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Learn the Names

May 12, 2005

A father to the fatherless, a defender of widows,
is God in his holy dwelling. (Psalm 68:4)

Shefali Begum was desperate, that's the only explanation for what she planned to do. Desperation. Desperation like only a mother could feel as she considers the prospect of her child starving to death.

Shefali is a young woman, 26, but she had the  5-15misfortune of being abandoned by her husband in Bangladesh, where nearly half of the population lives in poverty. For Shefali, a woman alone in a culture which has no place for a woman alone, poverty doesn't even begin to describe her life in a slum in the city of Dhaka. She is unable even to scrounge together two meals a day for herself and her 2 _- year-old daughter, Meem. Shefali looked for a job, but there was none to be found.

So Shefali Begum decided to do what she could. She decided to sell one of her eyes.

She advertised her eye in a newspaper. She didn't set a price, but hoped, she said, to get enough money from the sale to set up a business as a street vendor or a toy peddler. When asked about her decision, Shefali shrugs and says, “What do I do with both eyes while my daughter will die for want of milk and food?”

Shefali Begum's story has a happy ending, largely because her story made the news wires and people all over the world now know her name. Offers of donations poured into Bangladesh, along with pressure on the government. And so about ten days ago now, Prime Minister of Bangladesh Khaleda Zia contacted Shefali to offer her a package of government assistance that includes a home, a free food voucher, and educational expenses for Meem. She also received a check to deposit in a bank to earn interest; enough, said the Prime Minister's spokesperson, “to support Shefali and her daughter.”

I'm glad that Shefali won't have to sell her eye, though my cynical side makes me suspect that her government responded as it did because of the high visibility of Shefali's predicament. I'm thankful just the same that Shefali and Meem now have a good chance of surviving and even prospering. But their happy ending makes me think of other names that I'll never know, other stories I'll never hear. Stories that will have different endings -- much less happy ones.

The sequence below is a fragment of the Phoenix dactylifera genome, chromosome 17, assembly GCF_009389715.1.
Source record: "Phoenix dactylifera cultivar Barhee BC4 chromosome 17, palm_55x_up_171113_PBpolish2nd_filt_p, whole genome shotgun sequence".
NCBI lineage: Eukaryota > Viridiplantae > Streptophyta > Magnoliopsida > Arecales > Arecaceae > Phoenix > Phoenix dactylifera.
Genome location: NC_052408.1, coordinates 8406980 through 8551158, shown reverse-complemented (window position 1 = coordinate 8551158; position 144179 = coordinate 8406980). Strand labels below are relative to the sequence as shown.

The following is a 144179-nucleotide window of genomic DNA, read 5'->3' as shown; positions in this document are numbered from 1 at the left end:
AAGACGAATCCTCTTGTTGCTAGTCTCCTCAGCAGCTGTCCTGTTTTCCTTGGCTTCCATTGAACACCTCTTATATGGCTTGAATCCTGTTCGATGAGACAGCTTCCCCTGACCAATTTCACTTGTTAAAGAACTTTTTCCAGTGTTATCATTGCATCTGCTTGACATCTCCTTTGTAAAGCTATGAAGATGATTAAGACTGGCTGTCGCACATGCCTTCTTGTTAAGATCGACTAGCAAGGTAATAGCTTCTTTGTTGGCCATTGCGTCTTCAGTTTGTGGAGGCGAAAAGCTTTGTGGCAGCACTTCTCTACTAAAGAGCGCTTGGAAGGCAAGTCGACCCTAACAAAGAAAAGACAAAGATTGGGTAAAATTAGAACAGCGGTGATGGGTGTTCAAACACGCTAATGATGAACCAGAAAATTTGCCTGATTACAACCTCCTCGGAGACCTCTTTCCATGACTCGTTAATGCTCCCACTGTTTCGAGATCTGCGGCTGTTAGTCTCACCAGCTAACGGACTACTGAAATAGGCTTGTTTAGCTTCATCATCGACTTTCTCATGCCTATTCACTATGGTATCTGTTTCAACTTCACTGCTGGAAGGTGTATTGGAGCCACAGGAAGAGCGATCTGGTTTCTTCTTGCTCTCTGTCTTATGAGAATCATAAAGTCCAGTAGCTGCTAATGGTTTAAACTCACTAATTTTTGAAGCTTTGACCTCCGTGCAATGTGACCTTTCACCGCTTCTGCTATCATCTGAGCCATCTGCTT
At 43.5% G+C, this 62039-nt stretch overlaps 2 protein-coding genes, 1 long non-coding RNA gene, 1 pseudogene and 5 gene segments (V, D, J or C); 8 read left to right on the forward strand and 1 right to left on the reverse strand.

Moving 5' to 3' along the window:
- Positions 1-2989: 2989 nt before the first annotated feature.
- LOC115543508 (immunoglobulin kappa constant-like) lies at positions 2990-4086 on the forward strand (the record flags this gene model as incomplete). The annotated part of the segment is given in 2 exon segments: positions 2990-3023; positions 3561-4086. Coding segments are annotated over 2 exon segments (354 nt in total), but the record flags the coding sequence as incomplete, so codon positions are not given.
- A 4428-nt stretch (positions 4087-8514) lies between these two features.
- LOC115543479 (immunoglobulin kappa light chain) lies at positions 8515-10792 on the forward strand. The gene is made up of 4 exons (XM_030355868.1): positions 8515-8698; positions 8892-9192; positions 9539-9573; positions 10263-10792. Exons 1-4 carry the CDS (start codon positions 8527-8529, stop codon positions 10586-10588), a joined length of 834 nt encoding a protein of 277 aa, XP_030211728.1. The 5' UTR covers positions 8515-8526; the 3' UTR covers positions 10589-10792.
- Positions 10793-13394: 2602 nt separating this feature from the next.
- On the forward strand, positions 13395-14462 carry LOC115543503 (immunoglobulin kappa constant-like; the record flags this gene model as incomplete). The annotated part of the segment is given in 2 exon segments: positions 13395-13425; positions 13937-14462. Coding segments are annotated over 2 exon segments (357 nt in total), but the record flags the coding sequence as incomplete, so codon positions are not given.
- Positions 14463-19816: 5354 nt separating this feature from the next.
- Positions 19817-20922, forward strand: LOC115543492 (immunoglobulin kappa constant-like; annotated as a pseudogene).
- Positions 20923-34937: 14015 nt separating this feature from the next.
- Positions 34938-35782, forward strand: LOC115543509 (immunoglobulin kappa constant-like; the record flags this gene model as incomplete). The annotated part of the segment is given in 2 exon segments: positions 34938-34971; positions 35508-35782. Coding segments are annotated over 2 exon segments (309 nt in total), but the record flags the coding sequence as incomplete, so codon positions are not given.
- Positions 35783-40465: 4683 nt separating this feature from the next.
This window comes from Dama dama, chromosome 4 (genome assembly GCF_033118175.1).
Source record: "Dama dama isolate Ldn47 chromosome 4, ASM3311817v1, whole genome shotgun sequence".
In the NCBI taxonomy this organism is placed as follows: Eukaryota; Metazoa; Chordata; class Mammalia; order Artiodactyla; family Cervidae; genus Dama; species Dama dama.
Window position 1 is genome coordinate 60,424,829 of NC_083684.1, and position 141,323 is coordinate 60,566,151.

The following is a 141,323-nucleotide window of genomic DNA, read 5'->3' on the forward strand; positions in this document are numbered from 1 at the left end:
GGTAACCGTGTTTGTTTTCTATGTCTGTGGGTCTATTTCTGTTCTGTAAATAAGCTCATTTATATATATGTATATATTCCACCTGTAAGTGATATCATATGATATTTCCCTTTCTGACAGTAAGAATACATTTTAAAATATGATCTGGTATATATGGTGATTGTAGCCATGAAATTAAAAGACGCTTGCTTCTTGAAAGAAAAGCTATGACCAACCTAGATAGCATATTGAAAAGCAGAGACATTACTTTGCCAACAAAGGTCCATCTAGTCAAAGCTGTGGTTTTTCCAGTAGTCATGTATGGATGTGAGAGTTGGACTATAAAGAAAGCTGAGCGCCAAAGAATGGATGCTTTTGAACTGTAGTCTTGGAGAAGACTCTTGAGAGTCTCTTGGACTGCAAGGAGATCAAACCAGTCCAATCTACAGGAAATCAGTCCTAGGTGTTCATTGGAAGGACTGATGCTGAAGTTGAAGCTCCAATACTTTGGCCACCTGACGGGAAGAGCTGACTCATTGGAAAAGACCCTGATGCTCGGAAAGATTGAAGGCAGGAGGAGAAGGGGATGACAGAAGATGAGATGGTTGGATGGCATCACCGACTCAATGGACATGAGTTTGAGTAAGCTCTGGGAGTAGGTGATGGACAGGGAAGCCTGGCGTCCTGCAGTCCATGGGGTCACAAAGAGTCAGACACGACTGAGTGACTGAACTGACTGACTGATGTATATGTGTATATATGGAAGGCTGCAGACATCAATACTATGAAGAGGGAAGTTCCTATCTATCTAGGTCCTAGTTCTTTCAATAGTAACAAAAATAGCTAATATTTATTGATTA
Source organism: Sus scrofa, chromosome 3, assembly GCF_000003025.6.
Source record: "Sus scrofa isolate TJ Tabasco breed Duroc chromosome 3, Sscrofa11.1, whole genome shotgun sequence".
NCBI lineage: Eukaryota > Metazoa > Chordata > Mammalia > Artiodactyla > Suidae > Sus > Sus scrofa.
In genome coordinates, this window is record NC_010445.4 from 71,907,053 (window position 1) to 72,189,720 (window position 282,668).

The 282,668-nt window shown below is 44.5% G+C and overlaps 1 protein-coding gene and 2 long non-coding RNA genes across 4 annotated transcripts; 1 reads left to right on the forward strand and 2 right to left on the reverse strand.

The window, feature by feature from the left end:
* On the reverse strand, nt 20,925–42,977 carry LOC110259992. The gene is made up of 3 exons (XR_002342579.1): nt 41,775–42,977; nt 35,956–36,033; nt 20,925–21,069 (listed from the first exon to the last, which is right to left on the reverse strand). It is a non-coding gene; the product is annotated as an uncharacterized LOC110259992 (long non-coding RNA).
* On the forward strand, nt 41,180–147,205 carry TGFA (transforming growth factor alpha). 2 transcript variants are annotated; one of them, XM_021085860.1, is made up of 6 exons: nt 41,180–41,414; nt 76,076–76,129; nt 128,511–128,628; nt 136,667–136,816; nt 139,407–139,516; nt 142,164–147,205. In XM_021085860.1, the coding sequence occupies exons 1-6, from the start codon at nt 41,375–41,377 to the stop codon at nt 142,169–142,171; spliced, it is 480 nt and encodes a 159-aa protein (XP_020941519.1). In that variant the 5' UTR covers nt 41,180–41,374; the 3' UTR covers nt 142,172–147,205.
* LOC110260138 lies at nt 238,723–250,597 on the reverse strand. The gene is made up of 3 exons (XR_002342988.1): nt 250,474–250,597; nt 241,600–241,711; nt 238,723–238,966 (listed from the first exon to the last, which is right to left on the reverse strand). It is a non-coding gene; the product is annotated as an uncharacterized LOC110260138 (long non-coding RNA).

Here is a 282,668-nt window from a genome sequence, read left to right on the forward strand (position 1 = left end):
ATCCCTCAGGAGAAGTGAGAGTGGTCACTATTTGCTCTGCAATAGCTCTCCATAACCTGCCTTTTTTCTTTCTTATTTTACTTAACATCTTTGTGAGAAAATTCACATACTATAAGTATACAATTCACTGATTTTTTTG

Shefali's story makes me think because I confess that I sometimes don't give the poor much thought. There are women on their own, struggling to survive and care for children, right here in my backyard and I don't know the names of many of them. There are children in the custody of the state - or worse - literally just around the block from me, and I haven't met them. There are immigrants trying to build new lives in America right here in my own church, and sometimes I wonder if I've done everything that I could to show my compassion for them.

We comfortable American Christians tend to think of the love of God only in spiritual terms. We tend to think that helping the poor and hungry are secondary concerns, nothing but ways to open doors to the kind of ministry God really cares about - evangelism. Now, I don't want to minimize evangelism, or the opportunities for the gospel that are opened by showing true compassion for the needy. But sometimes we need to be reminded that God really cares about compassion for the needy on its own terms, too.

“A father to the fatherless, a defender of widows” - that's what the psalmist called God. He was certainly under no illusions that God cared more about whether or not a sinner got saved than he cared about whether a hungry person got to eat. The prophet Malachi pictured God putting his people on trial: “I will be quick to testify against…those who defraud laborers of their wages, who oppress the widows and the fatherless, and deprive the foreigners among you of justice, but do not fear me,” says the LORD Almighty. (Malachi 3:5)

You see, God knows the names I don't. Women so desperate they'd sell body parts, hungry kids, worn-out immigrants working long hours for fractional wages: God knows their names. He cares about them: not just their souls, but their whole persons. And he takes it very personally when his people can't be bothered to learn some of the names of those folks who are so on his heart and take it upon themselves to be ministers of his grace and love to them.

So spend some time working in a food pantry or a homeless shelter. Volunteer to be a Big Brother or Sister to a disadvantaged child. Befriend an immigrant family and offer to help them find jobs or teach them how to speak English or give them a bag of clothes or a sack of groceries. Buy a sandwich for a panhandler.

Learn the names of some of those folks, and you'll have a harder time forgetting them. Learn their names, hear their stories, and begin to care about them like God does - as his creations, valuable and meaningful and as deserving as any of us of justice and life.

In the end, Shefali's story isn't a reflection of the conditions of Bangladesh. It's a reflection of the fallen world we live in, in which the poor and powerless don't matter and get pushed to the back of the line. They matter to God. They are dear to him, and to ignore them or overlook them is to invite his judgment. We are his people; may our lives reflect a different system of values. May our lives show his love for people like Shefali Begum whom our world reduces to selling parts of themselves to survive.


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